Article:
Also, I'm trying to name certain areas of memory that I access, like the buttons being held at this frame being called ButtonsHeldNow. I'm using ButtonsHeldNow .rs 1 at the same place, but it's not working.


Top
 Profile  
 
PostPosted: Mon Apr 24, 2017 9:57 am 
Offline

Joined: Sun Sep 19, 2004 11:12 pm
Posts: 19348
Location: NE Indiana, USA (NTSC)
JWinslow23 wrote:
While I'm re-writing some of my code, how exactly do you define "constants"? For example, if I wanted to refer to $4017 as JOYPAD1, how would I make it so I can do this? I'm trying JOYPAD1 = $4017 at the beginning of my code (after the .ines things, but before the .bank 0), but it's not working.

How is it "not working"? What error message does it produce? Or is the assembled code incorrect?

For the .rs, have you first .rsset to define the start of your RAM segment?


Top
 Profile  
 
PostPosted: Mon Apr 24, 2017 10:27 am 
Offline
User avatar

Joined: Mon Apr 24, 2017 5:52 am
Posts: 30
Location: West Allis, WI
All of those defined "constants" I mentioned earlier give Unknown Instruction errors.

And no, I did not do .rsset. I did, however, just try .rsset $0000 before my declarations, and the same error still happens.

Keep in mind, I'm a complete beginner, and I didn't even know what an NMI was 5 minutes ago :P


Top
 Profile  
 
PostPosted: Mon Apr 24, 2017 10:57 am 
Offline
User avatar

Joined: Fri Nov 12, 2004 2:49 pm
Posts: 7317
Location: Chexbres, VD, Switzerland
JWinslow23 wrote:
While I'm re-writing some of my code, how exactly do you define "constants"? For example, if I wanted to refer to $4017 as JOYPAD1, how would I make it so I can do this? I'm trying JOYPAD1 = $4017 at the beginning of my code (after the .ines things, but before the .bank 0), but it's not working.

Also, I'm trying to name certain areas of memory that I access, like the buttons being held at this frame being called ButtonsHeldNow. I'm using ButtonsHeldNow .rs 1 at the same place, but it's not working.

You don't need to do that, just use $4016 or $4017 directly, problem solved ^^

Personally I was against using labelled constants on the wiki but everyone was against me on this one so I had to resign.

Also, the joypad 1 is acessed by $4016, not $4017, which is joypad 2 reading and APU clock timer on writes (joypad 2 is strobed by $4016 just like joypad 1).
Quote:
All methods are fine if your game never slows down, but the split method is the best to handle lag frames without glitching out. "All in main" is the worst, because even high priority tasks like music and raster effects get delayed in case of lag frames.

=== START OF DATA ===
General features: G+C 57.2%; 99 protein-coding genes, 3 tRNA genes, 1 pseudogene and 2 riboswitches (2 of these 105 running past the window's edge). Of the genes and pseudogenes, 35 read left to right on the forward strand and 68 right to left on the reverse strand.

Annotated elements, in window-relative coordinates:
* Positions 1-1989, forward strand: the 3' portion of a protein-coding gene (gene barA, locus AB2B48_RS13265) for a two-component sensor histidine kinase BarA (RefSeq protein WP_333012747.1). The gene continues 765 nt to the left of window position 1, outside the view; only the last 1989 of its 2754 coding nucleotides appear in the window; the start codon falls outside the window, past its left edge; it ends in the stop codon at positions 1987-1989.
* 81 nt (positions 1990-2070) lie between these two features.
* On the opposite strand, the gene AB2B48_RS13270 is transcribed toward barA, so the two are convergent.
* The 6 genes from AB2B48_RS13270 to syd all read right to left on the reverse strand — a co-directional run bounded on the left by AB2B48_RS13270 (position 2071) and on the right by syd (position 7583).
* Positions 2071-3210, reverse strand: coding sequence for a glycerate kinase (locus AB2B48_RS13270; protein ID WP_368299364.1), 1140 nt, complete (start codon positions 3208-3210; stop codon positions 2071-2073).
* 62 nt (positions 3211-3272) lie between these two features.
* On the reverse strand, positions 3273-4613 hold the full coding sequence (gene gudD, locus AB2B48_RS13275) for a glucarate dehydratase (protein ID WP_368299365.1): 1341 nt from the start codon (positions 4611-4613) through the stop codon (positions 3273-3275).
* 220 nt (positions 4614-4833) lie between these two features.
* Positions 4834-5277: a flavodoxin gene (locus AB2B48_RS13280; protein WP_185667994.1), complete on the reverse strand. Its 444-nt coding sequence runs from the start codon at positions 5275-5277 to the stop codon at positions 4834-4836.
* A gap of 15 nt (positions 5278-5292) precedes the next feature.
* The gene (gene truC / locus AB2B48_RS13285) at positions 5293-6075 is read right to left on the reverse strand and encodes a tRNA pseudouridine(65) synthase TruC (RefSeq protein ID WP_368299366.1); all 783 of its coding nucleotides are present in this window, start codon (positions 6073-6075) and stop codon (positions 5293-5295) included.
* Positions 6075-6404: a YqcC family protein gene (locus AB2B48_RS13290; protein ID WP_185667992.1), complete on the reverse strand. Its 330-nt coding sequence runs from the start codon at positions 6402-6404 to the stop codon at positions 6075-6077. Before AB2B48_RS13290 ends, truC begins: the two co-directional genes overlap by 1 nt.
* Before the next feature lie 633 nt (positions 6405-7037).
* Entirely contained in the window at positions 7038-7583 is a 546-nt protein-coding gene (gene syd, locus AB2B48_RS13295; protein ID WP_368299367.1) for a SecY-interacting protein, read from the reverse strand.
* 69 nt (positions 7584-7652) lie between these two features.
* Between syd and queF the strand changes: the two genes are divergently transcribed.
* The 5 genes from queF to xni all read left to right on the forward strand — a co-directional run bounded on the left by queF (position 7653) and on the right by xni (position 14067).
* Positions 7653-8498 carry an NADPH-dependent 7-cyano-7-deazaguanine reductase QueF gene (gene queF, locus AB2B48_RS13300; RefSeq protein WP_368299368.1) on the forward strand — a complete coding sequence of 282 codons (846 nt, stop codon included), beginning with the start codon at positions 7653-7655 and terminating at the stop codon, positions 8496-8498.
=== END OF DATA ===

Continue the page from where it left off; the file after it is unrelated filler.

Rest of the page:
This pretty much sums everything up.


Top
 Profile  
 
PostPosted: Mon Apr 24, 2017 11:21 am 
Offline
User avatar

Joined: Mon Apr 24, 2017 5:52 am
Posts: 30
Location: West Allis, WI
Bregalad wrote:
JWinslow23 wrote:
While I'm re-writing some of my code, how exactly do you define "constants"? For example, if I wanted to refer to $4017 as JOYPAD1, how would I make it so I can do this? I'm trying JOYPAD1 = $4017 at the beginning of my code (after the .ines things, but before the .bank 0), but it's not working.

Also, I'm trying to name certain areas of memory that I access, like the buttons being held at this frame being called ButtonsHeldNow. I'm using ButtonsHeldNow .rs 1 at the same place, but it's not working.

You don't need to do that, just use $4016 or $4017 directly, problem solved ^^

I do know I can do that, but I want to have the benefit of a name. Especially for the ButtonsHeldNow thing.
Bregalad wrote:
Also, the joypad 1 is acessed by $4016, not $4017, which is joypad 2 reading and APU clock timer on writes (joypad 2 is strobed by $4016 just like joypad 1).

I know that. I just goofed. :P

Also, here is the code that's erroring upon compilation:

Code:
  .inesprg 1   ; 1x 16KB bank of PRG code
  .ineschr 1   ; 1x 8KB bank of CHR data
  .inesmap 0   ; mapper 0 = NROM, no bank swapping
  .inesmir 1   ; background mirroring (ignore for now)
 
  BUTTON_A        = 1 << 7
  BUTTON_B        = 1 << 6
  BUTTON_SELECT   = 1 << 5
  BUTTON_START    = 1 << 4
  BUTTON_UP       = 1 << 3
  BUTTON_DOWN     = 1 << 2
  BUTTON_LEFT     = 1 << 1
  BUTTON_RIGHT    = 1 << 0
 
  .rsset $0000
  ButtonsHeldLastFrame .rs 1
  ButtonsHeldNow .rs 1


EDIT: Problem solved. I simply had to put colons after all of the names. A bit annoying, but functional.


Top
 Profile  
 
PostPosted: Mon Apr 24, 2017 1:52 pm 
Offline
User avatar

Joined: Fri May 08, 2015 7:17 pm
Posts: 1868
Location: DIGDUG
If I recall correctly, NESASM has weird quirks about indentation. Like, some of the directives would break if you tabbed them in, or didn't tab it in. I can't remember.

Maybe some small oddity of syntax is throwing you off.

Quote from Kasumi...
"nesasm gives unknown instruction when you don't indent with whitespace characters."

From...
viewtopic.php?f=10&t=7922

Edit: personal opinion. Drop NESASM now and start using asm6 or ca65.

_________________
nesdoug.com -- blog/tutorial on programming for the NES


Top
 Profile  
 
PostPosted: Mon Apr 24, 2017 3:04 pm 
Offline
User avatar

Joined: Mon Feb 07, 2011 12:46 pm